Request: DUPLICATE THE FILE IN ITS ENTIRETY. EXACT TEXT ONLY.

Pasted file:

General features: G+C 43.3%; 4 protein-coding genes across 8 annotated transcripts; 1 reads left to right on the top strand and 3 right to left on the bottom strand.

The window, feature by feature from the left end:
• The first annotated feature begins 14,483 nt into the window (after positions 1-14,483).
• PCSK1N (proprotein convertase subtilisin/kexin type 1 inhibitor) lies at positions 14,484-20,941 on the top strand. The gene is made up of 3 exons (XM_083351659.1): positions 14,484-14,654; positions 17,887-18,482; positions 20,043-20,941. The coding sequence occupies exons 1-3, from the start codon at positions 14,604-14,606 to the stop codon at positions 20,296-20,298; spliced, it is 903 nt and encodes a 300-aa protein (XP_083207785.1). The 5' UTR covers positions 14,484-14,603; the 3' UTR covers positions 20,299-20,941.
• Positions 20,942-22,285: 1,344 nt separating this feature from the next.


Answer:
General features: G+C 43.3%; 4 protein-coding genes across 8 annotated transcripts; 1 reads left to right on the top strand and 3 right to left on the bottom strand.

The window, feature by feature from the left end:
• The first annotated feature begins 14,483 nt into the window (after positions 1-14,483).
• PCSK1N (proprotein convertase subtilisin/kexin type 1 inhibitor) lies at positions 14,484-20,941 on the top strand. The gene is made up of 3 exons (XM_083351659.1): positions 14,484-14,654; positions 17,887-18,482; positions 20,043-20,941. The coding sequence occupies exons 1-3, from the start codon at positions 14,604-14,606 to the stop codon at positions 20,296-20,298; spliced, it is 903 nt and encodes a 300-aa protein (XP_083207785.1). The 5' UTR covers positions 14,484-14,603; the 3' UTR covers positions 20,299-20,941.
• Positions 20,942-22,285: 1,344 nt separating this feature from the next.